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|Articles - September 2010|
|Friday, August 20, 2010|
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STORY BY JENNIFER MARGULIS // PHOTOS BY ANTHONY PIDGEON
Mark Wada has been working long hours. Wada is a partner in Farleigh Wada Witt, a Portland-based law firm with three named partners, 24 attorneys, and 57 total employees. Over the past six months he and his partners have been so busy they’ve hired three new lawyers: one specializing in financial law and two litigators.
Wada represents the banking industry, advising bankers on corporate lending and other commercial projects. He’s also the point person when things go wrong and banks find themselves with debtors unable to pay back loans.
When the sun starts to set and Wada is still at the office — which has been happening a lot lately — he turns on piano music by Jim Brickman to keep himself going.
“I like all kinds of music except rap and grunge,” says the 57-year-old Wada.
This season Wada’s been listening to a lot of music. While other Oregon firms have frozen hiring new lawyers and are seeing their client base dwindle, firms such as Farleigh Wada Witt that specialize in bankruptcy and finance report robust practices and more work than they can stay on top of. “Some of the bigger firms have basically frozen hiring,” says Ward Greene, 63, who has been practicing law in Oregon for 37 years and is a past president of the Multnomah Bar Association.
“It’s a very difficult job market for new lawyers in Oregon certainly, and across the United States. But lawyers who handle business transactions, bankruptcy, and litigation — like we do at our firm — are staying very, very busy.”
Individual bankruptcy lawyers are also in high demand. According to Kateri Walsh, spokesperson for the Oregon State Bar, between July 2009 and March 2010, more than 1,200 people called the Oregon State Bar referral service looking for attorneys who specialize in bankruptcy law, a 50% increase in call volume over the same period two years ago. With double-digit unemployment rates holding steady for the past six months, Oregon has seen almost no job growth, and economists and business people use words like “flat” and “stuck” to describe the current state of Oregon’s economy.
Wada traces the current financial difficulties that Oregon and the rest of the nation are experiencing back to the liquidity crunch as well as to the ongoing drop in real estate values and personal property collateral. The failure of the Seattle-based bank Washington Mutual in September 2008 was a huge blow to the banking industry in the Pacific Northwest as well, making some of Wada’s bank clients even more nervous.
“After that, people couldn’t get credit, they couldn’t refinance their way out of problems, and the banks have been getting more problem loans and becoming more conservative in how they deal with problem loans,” Wada says. “Revenues at companies are down. All of these things coming together at the same time has made it very difficult here in Oregon.”
Wednesday, July 15, 2015
Former Governor John Kitzhaber's resignation in February prompted some soul searching in this state about ethical behavior in industry and government.
Monday, July 13, 2015
BY SAM BLACKMAN
Storyteller-in-chief with the CEO and co-founder of Elemental Technologies.
Wednesday, August 19, 2015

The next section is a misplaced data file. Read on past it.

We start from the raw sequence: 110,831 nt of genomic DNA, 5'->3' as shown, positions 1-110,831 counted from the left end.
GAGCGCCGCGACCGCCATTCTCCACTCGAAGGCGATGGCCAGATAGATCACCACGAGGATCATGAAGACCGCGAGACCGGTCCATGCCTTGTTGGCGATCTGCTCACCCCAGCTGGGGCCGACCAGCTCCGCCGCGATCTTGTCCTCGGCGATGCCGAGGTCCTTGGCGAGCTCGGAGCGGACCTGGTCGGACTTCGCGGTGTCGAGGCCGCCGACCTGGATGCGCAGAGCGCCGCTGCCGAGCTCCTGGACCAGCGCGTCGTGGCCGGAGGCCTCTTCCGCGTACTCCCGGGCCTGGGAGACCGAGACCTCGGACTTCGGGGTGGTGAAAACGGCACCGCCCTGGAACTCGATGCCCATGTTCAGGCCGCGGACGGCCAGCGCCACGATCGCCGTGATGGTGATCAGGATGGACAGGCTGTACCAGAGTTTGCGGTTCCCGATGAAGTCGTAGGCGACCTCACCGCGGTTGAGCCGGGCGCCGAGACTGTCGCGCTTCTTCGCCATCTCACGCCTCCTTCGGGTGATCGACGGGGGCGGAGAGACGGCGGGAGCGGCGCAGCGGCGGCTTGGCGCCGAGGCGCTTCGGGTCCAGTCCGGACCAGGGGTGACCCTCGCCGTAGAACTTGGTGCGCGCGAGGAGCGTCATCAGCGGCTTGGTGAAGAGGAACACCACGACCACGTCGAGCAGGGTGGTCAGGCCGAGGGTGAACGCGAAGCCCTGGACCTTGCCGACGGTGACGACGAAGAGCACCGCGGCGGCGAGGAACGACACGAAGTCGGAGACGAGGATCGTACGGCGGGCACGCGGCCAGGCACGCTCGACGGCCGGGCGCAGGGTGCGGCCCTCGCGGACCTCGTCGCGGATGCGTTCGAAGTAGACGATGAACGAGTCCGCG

BY JACOB PALMER
A Power Lunch at Bob's Red Mill Whole Grain Store and Restaurant.
Tuesday, August 18, 2015
BY JASON NORRIS | CFA
Earlier this month, the People’s Bank of China (PBoC) announced they were going to devalue their currency, the Renminbi. While the amount of the targeted change was to be roughly 2 percent, investors read a lot more into the move. The Renminbi had been gradually appreciating against the U.S. dollar (see chart) as to attempt to alleviate concerns of being labeled a currency manipulator.
Friday, August 21, 2015
Renee Spears, founder and owner of Portland-based Rose City Mortgage, is hot to trot to sell pot.
Friday, July 17, 2015
Photographer Jason Kaplan takes a look at Murray's Pharmacy in Heppner. The family owned business is run by John and Ann Murray, who were featured in our July/August cover story: 10 Innovators in Rural Health Care.
Wednesday, August 19, 2015
BY BRIAN LIBBY
Ben Kaiser holds his ground.
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Yesterday, a divided National Labor Relations Board dropped another hammer on the employer community. In a long-awaited and much debated move, the Board jettisoned the decades old standard for determining when two independent businesses should be considered joint employers of an individual worker for collective bargaining purposes.
Transforming the culture of Oregon’s educational leadership.
The Board dismissed a petition related to efforts to unionize the Northwestern University football team.
Oregon Sick Leave is here, and changes to the federal white-collar worker regulations are on the way. This workshop will prepare you for both. We invite you to participate in an interactive discussion on how to start planning now for the future impact on your operations and finances.
Presented by OEN + CENTRL + YESpdx.
This Roundtable will cover numerous issues under the employer "shared responsibility" rules of the Affordable Care Act, including how to track the "full-time" status of variable-hour employees, temporary or seasonal employees, and employees who experience a change in status or a break in service. Additionally, we will provide a brief overview of Code sections 6055 and 6056, which require most mid-sized and large employers to submit their first information reports to the IRS in early 2016 regarding the health insurance coverage being offered to employees. We invite you to participate in an interactive discussion on how to prepare for the future impact of the shared responsibility rules on your operations and finances.